Even as Tanabe and her team celebrated this enormous achievement, their joy was tempered because two of their own weren’t there to celebrate with them. Darryl Smith and Gail Aiken had both passed away in July 2018 of complications from sickle cell disease. In an almost mystical coincidence, Aiken’s family and friends were holding a dedication service at her church the same morning the ENA resolution came up for a vote. Tanabe had become close with Aiken through their research and advocacy work, and regretted that she couldn’t be present at the service to speak about her friend. She sent DUSON Assistant Professor Mariam Kayle in her stead, and texted her with the good news only moments before. “When she got up to speak at the service, she was able to say that the resolution just passed,” said Tanabe. “The whole church clapped – it was all really emotional.”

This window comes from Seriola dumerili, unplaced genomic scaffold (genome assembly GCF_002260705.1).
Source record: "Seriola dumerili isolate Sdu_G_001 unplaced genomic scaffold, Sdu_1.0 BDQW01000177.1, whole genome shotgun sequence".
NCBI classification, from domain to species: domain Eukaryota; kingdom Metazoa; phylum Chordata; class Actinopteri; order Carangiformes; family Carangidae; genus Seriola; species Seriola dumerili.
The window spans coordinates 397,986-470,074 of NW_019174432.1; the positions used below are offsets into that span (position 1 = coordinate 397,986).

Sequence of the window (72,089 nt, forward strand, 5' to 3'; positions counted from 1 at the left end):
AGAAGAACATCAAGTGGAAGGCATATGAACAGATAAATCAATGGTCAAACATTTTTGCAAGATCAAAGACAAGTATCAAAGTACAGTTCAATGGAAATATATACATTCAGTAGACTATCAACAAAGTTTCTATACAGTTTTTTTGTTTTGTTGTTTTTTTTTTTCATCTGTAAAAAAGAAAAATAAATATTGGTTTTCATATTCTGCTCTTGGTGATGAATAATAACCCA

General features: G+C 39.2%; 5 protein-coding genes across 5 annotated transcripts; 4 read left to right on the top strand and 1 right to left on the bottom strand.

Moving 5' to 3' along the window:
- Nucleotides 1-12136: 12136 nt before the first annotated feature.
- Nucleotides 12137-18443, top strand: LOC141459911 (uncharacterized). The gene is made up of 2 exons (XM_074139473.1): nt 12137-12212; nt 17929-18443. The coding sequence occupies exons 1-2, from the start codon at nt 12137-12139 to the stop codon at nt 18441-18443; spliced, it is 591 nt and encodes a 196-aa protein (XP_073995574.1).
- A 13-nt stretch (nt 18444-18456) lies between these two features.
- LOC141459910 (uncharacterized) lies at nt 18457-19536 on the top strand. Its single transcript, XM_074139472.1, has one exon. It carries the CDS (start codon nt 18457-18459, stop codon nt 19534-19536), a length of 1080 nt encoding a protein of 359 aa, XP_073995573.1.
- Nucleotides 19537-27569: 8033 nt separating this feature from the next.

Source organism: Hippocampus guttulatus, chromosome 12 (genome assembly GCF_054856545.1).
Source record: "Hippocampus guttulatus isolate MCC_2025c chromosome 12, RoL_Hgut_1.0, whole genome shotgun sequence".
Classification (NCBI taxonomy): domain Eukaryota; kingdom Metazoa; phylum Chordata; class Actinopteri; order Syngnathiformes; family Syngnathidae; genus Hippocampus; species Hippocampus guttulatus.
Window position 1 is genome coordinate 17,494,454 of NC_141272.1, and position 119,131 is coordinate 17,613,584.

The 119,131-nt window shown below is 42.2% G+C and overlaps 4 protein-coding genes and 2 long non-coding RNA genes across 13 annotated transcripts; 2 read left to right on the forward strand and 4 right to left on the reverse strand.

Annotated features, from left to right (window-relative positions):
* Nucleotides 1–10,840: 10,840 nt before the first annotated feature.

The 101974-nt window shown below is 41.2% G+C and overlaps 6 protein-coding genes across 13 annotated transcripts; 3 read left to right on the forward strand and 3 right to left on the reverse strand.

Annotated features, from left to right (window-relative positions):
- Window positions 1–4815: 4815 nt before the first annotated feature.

With this transformative resolution in hand, Paula Tanabe now wants to use it to ensure that thousands of sickle cell patients get the pain treatment they need no matter which ED they walk into. “I think this will be huge,” she declares, “because when your professional organization says, ‘this is the evidence-based practice, this is what you should do,’ then you’ll make a change. The goal is to have the guidelines be as strong as possible, with great evidence to back them up. And then providers will use them and believe patients, and there should be better patient outcomes.”